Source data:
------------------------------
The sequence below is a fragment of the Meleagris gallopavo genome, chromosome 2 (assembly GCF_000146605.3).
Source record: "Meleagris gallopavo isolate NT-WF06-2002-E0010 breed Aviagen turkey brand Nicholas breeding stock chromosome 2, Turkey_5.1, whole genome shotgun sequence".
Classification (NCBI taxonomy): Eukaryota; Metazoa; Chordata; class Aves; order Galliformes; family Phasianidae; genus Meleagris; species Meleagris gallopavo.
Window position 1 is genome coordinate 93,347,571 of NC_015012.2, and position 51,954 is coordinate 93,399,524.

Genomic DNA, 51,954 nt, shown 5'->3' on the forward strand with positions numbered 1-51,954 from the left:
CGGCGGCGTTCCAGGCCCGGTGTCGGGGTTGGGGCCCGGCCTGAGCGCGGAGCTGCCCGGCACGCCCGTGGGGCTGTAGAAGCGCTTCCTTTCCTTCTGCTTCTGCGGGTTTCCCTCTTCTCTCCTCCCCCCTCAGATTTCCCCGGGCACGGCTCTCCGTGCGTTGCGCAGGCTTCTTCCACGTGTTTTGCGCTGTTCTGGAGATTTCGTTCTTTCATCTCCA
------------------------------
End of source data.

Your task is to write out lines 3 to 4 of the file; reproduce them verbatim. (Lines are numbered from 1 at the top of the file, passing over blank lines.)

Classification (NCBI taxonomy): Eukaryota; Metazoa; Chordata; class Aves; order Galliformes; family Phasianidae; genus Meleagris; species Meleagris gallopavo.
Window position 1 is genome coordinate 93,347,571 of NC_015012.2, and position 51,954 is coordinate 93,399,524.